Alternatives for alleviating the plastic crisis include the implementation of extended producer responsibility; the reduction and recycling of single-use plastics using strategies beyond the traditional recycling via melting and re-extrusion9; the development of more “sustainable” plastics, in which an evaluation of their impacts through their lifecycle is included.10, 11 In this perspective, we address the challenges and strategies for the development and incorporation of sustainable plastics (including bio-based, biodegradable materials, and those containing both features) within the frameworks of Sustainable Green Chemical Principles (GCP),12 circular economy (CE)12, and bioeconomy. We discuss life-cycle assessment, sustainability-by-design, and biorefineries as strategies to increase sustainability in polymer research and development (“Strategies to increase sustainability in polymer science” section); we offer some insights into future applications of these polymers toward achieving the SDGs (“Sustainable polymers to address the SDGs” section); and explain the importance of integrating industry, academia, and governments to ensure effective implementation of sustainability practices in polymer science (“International cooperation for sustainable polymer materials” section).

Strategies to increase sustainability in polymer science

When listing the benefits of plastics to our daily life, it is indispensable to point out the challenges arising from the production of these materials, which generally exceeds the current capacities to transfer them into a closed loop with minimal waste generation and energy loss. While a CE aims to improve resource and energy efficiency by keeping the resources circulating for as long as possible, through efficient materials use, reuse, and recycling loops, a circular bioeconomy (CBE) integrates both a CE and a production based on renewable biological resources.4, 13,14,15 From our perspective, a true transition toward sustainable polymers has to attain a holistic approach that includes: (a) accountable methodologies to determine, predict, and reduce the impact of polymers through their life cycle; (b) the incorporation of GCP, CE, and sustainability-by-design principles in the development of new polymers; and (c) the development of refineries for bioconversion of second-generation biomass (non-edible biomass and plastic waste) into biomolecules (polymers and enzymes) for recycling and degradation of plastics (Fig. 1).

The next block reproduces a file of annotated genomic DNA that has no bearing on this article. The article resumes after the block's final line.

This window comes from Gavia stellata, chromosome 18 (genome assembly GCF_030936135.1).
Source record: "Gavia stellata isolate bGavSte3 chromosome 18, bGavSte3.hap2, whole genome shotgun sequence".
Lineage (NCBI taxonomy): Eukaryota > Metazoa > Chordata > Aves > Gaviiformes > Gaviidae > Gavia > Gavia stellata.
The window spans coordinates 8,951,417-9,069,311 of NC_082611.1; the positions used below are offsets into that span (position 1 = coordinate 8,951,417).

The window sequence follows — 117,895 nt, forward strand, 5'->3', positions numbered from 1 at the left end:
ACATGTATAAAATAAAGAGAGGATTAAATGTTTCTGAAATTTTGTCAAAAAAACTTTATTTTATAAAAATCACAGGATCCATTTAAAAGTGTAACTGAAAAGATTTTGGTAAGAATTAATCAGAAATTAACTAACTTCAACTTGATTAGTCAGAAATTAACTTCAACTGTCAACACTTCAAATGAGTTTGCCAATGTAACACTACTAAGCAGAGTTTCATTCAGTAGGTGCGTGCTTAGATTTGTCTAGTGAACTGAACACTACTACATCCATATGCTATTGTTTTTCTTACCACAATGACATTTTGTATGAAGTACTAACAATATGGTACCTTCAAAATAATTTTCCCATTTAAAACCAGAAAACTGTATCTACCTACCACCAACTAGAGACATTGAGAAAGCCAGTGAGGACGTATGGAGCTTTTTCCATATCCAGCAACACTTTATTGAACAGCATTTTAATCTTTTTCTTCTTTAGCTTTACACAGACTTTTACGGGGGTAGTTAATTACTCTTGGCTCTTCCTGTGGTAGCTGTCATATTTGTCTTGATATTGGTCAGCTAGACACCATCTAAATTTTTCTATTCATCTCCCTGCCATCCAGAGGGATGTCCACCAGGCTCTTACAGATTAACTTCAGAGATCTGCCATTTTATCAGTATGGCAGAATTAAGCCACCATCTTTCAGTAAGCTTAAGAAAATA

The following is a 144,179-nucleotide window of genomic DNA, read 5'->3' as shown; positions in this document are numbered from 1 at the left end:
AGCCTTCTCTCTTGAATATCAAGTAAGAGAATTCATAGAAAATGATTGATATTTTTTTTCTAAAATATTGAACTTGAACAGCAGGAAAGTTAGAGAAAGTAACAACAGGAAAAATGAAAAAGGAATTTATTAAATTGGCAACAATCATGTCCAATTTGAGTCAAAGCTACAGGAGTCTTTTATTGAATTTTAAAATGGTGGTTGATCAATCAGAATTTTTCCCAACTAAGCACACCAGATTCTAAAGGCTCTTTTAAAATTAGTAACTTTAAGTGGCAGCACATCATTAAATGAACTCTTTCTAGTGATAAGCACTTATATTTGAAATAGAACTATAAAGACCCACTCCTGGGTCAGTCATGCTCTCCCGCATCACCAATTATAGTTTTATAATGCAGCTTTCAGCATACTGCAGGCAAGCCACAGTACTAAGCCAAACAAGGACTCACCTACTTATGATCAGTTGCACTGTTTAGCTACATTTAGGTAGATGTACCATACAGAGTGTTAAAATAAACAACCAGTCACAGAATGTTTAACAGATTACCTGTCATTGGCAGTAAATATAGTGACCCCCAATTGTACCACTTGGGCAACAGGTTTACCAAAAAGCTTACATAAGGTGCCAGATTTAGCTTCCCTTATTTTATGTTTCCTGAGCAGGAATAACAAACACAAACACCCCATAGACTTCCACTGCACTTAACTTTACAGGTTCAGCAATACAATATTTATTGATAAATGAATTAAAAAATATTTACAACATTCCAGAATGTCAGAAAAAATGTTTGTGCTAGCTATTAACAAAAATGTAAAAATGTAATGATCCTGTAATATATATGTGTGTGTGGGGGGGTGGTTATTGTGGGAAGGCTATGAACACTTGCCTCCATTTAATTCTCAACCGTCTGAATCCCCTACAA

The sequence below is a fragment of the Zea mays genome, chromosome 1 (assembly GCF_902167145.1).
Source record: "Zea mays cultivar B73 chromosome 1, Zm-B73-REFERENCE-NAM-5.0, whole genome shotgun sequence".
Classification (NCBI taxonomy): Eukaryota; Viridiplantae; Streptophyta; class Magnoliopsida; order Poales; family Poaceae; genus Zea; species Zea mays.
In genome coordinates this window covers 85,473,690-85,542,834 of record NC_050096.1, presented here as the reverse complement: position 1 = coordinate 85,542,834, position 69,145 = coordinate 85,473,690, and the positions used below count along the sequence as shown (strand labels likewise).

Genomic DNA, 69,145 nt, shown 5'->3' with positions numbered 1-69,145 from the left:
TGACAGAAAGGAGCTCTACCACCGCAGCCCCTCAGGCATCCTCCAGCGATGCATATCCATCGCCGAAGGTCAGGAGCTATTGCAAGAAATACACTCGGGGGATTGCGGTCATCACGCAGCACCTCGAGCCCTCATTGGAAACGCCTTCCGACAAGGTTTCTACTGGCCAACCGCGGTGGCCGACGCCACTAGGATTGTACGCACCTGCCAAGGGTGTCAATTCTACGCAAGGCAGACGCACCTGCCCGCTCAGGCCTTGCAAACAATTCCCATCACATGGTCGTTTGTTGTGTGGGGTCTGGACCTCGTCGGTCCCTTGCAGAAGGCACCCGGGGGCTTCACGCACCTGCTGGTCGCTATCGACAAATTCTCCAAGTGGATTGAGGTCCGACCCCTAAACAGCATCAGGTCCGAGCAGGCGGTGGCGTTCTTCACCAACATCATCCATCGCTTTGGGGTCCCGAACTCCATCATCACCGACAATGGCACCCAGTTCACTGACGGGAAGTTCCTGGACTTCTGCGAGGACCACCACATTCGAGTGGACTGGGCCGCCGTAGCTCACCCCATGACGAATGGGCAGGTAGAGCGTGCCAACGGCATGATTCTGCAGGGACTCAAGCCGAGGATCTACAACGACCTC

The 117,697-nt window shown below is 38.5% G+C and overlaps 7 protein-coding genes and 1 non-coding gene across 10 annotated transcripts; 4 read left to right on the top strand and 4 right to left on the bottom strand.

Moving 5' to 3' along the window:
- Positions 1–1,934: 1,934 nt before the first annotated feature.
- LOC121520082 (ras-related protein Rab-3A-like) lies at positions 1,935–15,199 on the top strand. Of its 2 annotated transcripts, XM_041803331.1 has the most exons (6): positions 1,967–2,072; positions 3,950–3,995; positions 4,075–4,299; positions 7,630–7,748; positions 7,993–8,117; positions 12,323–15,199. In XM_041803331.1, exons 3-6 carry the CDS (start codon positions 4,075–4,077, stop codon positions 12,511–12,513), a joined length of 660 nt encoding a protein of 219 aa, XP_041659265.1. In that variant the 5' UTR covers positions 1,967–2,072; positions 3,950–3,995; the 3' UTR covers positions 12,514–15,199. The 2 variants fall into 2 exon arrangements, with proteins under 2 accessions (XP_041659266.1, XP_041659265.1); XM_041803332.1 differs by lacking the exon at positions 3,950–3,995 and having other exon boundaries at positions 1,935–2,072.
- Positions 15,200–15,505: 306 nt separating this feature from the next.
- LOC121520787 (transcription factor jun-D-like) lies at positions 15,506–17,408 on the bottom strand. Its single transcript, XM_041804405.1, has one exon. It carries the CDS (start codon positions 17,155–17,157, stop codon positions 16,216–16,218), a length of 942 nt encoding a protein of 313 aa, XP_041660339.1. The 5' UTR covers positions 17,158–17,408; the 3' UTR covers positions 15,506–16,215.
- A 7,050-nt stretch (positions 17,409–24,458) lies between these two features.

Figure 1
figure 1

Contributions of polymer science and biotechnology for the sustainable development of plastics. Further to the traditional circular economy concept and the integration of LCSA, the development of polymer-based materials should adopt green chemistry principles (less hazardous chemical synthesis, design of safer chemicals, using renewable feedstock, design for degradation, etc.) and biotechnology (biocatalysts, multi-product biorefinery, and bioproducts that can be directly incorporated into materials). Moreover, the design of smart and functional materials is envisioned to enhance reuse, recycling, and degradation strategies.

Life cycle analysis

Procedures and methods of Life Cycle Assessment (LCA), consolidated in the international standards for LCA (ISO series 14040-14044), were introduced as a systematic tool to address the potential environmental impacts throughout the entire life cycle of a product, from raw material to use and end of life (EoL) treatment and final disposal.16 Although the economic and social aspects are outside of the scope of traditional LCA, it has become a widespread decision-support tool bringing together policy-makers, industry, researchers, and other stakeholders in assessing the cradle-to-grave impacts of a product or process, allowing a sensible material selection. Moreover, with life cycle sustainability assessment (LCSA), a comprehensive tool, that includes sustainability assessment in all its dimensions, is under development.17